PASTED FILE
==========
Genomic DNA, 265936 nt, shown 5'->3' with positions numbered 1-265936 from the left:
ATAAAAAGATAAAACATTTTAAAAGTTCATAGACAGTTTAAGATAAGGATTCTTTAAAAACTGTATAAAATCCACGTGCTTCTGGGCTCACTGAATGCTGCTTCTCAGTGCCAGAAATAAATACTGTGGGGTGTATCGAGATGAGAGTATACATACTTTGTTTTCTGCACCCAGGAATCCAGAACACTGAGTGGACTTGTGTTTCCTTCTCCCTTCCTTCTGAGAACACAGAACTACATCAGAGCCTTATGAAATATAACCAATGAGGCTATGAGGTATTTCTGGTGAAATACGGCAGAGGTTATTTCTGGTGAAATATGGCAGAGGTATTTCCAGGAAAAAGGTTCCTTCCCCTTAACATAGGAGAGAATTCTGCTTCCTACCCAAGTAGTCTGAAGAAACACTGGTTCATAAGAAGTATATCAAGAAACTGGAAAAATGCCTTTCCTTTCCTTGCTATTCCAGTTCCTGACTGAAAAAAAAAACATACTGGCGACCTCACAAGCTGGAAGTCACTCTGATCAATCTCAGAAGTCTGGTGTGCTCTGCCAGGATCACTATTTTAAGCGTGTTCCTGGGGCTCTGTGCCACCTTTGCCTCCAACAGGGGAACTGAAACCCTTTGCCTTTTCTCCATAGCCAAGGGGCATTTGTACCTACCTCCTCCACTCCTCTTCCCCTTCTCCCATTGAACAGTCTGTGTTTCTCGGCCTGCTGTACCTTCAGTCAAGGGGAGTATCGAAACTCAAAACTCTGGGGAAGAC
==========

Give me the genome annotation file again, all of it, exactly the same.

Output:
Genomic DNA, 265936 nt, shown 5'->3' with positions numbered 1-265936 from the left:
ATAAAAAGATAAAACATTTTAAAAGTTCATAGACAGTTTAAGATAAGGATTCTTTAAAAACTGTATAAAATCCACGTGCTTCTGGGCTCACTGAATGCTGCTTCTCAGTGCCAGAAATAAATACTGTGGGGTGTATCGAGATGAGAGTATACATACTTTGTTTTCTGCACCCAGGAATCCAGAACACTGAGTGGACTTGTGTTTCCTTCTCCCTTCCTTCTGAGAACACAGAACTACATCAGAGCCTTATGAAATATAACCAATGAGGCTATGAGGTATTTCTGGTGAAATACGGCAGAGGTTATTTCTGGTGAAATATGGCAGAGGTATTTCCAGGAAAAAGGTTCCTTCCCCTTAACATAGGAGAGAATTCTGCTTCCTACCCAAGTAGTCTGAAGAAACACTGGTTCATAAGAAGTATATCAAGAAACTGGAAAAATGCCTTTCCTTTCCTTGCTATTCCAGTTCCTGACTGAAAAAAAAAACATACTGGCGACCTCACAAGCTGGAAGTCACTCTGATCAATCTCAGAAGTCTGGTGTGCTCTGCCAGGATCACTATTTTAAGCGTGTTCCTGGGGCTCTGTGCCACCTTTGCCTCCAACAGGGGAACTGAAACCCTTTGCCTTTTCTCCATAGCCAAGGGGCATTTGTACCTACCTCCTCCACTCCTCTTCCCCTTCTCCCATTGAACAGTCTGTGTTTCTCGGCCTGCTGTACCTTCAGTCAAGGGGAGTATCGAAACTCAAAACTCTGGGGAAGAC